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07/18/63 Tennessee Gas Transmission v. Federal Power Commission


July 18, 1963




Before BAZELON, Chief Judge, and FAHY and WASHINGTON, Circuit Judges.


July 18, 1963.


BAZELON, Chief Judge.

This case is related to the Pan American Petroleum cases, *fn1 decided today. There we upheld the Commission's sua sponte action in (1) reopening its order of May 29, 1961 which required gas producers to refund to their pipeline purchasers only such amounts, of the moneys collected as costs of an invalid Louisiana State tax, as the producers claimed and received in refunds from the State, and (2) entering a corrected order on March 5, 1962 which required producers to refund all moneys collected from pipeline purchasers without limitation to the amounts which producers claimed and received in refunds from the State. *fn2

In the present petition for review, Tennessee Gas Transmission Co., a pipeline purchaser, challenges the Commission's further action, in the corrected order of March 5, 1962, which denied the benefits of that order to all purchasers who had not sought rehearing of the order of May 29, 1961, and denied certain of their applications for intervention as untimely.

Tennessee was named in the original suspension orders, issued during July and August 1958, fixing the obligation of the producers to make refunds in the event the tax collected from purchasers should be declared invalid. And under the order of February 21, 1961, which was entered after the tax had been invalidated, Tennessee was entitled to refunds as were all other purchasers affected by the rate increase. Thereafter, the Commission, sua sponte, *fn3 reopened $2all proceedings, and on May 29, 1961 issued its order under which all purchasers were denied the right to refunds from producers who had not, in turn, sought and received refunds from the State of Louisiana. This pattern of considering all four hundred dockets as a single unit continued through the Commission's order of August 30, 1961, wherein the Commission stated:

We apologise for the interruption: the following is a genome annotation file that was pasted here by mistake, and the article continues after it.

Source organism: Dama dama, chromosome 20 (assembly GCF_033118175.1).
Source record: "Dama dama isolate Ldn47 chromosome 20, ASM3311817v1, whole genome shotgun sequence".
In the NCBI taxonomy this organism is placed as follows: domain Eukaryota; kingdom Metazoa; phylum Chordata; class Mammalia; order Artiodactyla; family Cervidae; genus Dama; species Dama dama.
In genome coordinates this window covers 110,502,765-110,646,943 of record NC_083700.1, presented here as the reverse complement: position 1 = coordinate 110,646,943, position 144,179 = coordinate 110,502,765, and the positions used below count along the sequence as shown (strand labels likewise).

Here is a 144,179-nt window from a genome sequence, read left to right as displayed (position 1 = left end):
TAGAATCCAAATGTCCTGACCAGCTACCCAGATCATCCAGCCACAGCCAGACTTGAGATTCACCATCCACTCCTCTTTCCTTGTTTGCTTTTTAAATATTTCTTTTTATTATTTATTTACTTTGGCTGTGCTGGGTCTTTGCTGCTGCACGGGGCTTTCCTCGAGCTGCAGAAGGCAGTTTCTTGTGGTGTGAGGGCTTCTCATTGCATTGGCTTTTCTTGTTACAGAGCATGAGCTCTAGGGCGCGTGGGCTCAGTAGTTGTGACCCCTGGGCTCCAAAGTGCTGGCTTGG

[We] shall reopen sua sponte these proceedings in order to insure consistency in whatever action we may take with respect to the issues involved herein.

Tennessee was specifically named as a purchaser in twenty-two of the reopened dockets.

On November 6, 1961, however, the Commission published the following notice:

Take notice that notices of intervention or petitions to intervene may be filed in any of the aboveentitled proceedings with [the] Commission . . . on or before November 30, 1961.